For my DigiFab class, I had to come up with a project that used the laser cutter as its main method of fabrication. I decided to make a multi-level maze out of clear acrylic that you navigate with a ball bearing. Each level of the maze would have one exit, and you could rotate the levels of the maze around to change the starting point for each level and provide variation for repeat players.
I started by designing each level in VectorWorks. Each square is 4″ in diameter, and each level would need 2 squares: one with the maze cut into it, and one with a tiny square hole to allow the ball to drop down to the next level. I designed these squares to have corner pegs to hold each pair of layers together, and also a center shaft that would hold all the levels together while still allowing them to rotate. Since I wanted the entire maze to be clear, I ordered some 1/4″ and 1/2″ plastic rods to serve as the pegs and shaft.
I ended up designing 5 different maze levels with corresponding exit holes. In order to test these layers, I lasercut them into some scrap foamcore. I tried rotating the test layers on top of each other in order to make sure that the exit of each maze would drop the ball bearing inside the maze portion of the next level. Unfortunately, due to a mistake in my design process, about half of the possible rotations didn’t work! After going back to adjust each maze in VectorWorks, I did a second test cut on some posterboard:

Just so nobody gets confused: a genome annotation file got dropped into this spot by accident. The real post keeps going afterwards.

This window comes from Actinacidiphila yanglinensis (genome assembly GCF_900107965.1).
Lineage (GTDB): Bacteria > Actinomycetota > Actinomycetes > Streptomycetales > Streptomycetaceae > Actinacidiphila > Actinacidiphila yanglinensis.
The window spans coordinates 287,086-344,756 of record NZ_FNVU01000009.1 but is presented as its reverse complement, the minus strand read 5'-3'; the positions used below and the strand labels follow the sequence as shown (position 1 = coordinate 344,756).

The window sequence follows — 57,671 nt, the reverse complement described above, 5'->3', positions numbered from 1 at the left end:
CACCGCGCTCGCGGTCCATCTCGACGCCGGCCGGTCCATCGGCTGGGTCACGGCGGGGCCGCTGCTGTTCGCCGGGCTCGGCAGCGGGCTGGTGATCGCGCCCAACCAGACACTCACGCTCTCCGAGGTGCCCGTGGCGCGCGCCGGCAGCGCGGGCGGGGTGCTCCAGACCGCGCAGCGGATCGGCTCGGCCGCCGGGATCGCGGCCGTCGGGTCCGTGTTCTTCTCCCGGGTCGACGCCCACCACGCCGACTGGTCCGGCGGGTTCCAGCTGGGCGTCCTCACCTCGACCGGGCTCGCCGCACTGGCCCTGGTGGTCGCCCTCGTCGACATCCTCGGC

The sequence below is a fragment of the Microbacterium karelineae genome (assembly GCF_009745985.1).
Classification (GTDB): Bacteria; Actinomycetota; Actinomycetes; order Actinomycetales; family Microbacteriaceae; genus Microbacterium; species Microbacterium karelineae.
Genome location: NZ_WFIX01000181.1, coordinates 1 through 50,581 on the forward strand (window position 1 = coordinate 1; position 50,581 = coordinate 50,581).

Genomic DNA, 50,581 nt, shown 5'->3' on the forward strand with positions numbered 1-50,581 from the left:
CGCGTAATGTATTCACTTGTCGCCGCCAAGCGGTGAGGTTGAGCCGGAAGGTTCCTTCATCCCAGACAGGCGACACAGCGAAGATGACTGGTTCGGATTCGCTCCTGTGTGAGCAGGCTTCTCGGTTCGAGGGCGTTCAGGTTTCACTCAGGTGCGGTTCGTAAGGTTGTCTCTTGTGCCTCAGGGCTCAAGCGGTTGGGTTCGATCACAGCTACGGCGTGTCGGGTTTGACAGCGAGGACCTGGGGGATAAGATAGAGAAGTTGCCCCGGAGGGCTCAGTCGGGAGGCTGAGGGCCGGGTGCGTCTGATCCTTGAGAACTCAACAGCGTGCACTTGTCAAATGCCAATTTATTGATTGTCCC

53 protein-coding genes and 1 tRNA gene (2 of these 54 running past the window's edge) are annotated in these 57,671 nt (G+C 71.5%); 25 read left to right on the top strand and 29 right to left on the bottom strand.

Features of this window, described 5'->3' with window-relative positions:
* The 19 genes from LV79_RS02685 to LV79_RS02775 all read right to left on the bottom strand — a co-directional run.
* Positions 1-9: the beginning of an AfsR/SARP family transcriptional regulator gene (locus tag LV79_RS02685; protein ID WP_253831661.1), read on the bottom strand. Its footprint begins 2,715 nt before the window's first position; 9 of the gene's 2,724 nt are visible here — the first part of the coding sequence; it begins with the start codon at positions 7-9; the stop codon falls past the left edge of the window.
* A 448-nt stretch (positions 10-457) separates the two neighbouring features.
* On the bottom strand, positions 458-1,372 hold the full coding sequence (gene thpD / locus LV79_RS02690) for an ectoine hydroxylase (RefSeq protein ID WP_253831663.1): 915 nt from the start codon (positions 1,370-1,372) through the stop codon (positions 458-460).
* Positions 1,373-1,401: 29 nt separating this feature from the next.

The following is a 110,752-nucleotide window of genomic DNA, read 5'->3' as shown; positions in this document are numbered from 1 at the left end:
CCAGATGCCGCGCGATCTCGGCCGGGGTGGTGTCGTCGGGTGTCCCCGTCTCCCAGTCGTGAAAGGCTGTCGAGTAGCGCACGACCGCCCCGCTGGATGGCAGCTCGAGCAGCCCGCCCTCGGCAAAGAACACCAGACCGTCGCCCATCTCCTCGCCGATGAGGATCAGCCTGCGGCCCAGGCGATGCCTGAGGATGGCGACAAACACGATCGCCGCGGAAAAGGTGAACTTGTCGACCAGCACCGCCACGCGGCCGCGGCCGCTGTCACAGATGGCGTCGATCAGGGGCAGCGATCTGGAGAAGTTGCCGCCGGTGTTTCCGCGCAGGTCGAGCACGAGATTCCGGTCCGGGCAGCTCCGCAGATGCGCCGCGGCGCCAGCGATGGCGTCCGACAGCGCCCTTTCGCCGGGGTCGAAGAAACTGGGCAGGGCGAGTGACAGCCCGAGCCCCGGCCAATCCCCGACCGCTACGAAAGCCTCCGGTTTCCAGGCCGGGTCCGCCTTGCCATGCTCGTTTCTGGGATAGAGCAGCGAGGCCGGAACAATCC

Thankfully, my second attempt had a 100% success rate. After completing the prototypes, I lasercut some jigs out of 1/16″ plastic to make sure the plastic rods I bought for the corners and center would fit securely in their holes. After adjusting the holes’ values slightly, I did the final cut for the mazes on clear 1/4″ acrylic.
The cut went well, but I found afterwards that the plastic rods wouldn’t fit as easily in the 1/4″ layers as they did in the 1/16″ jigs. Perhaps the increased thickness of the plastic made the cut less accurate? Anyway, after a lot of filing and dremeling, all the pegs and the central rod were able to fit properly. The unfortunate side effect of this was that some sanded acrylic dust got trapped between the layers and clouded the plastic.
Also, I cut the pegs by hand, but some ended up slightly longer than I intended, so they jut out of the square layers slightly. This makes the maze somewhat difficult to rotate in certain configurations. I learned a lot from the manual-construction phase, and I eventually intend to make another version that doesn’t share the problems of the first. All in all, though, it’s still very fun to play in the end!
Here are some pictures of the completed first version: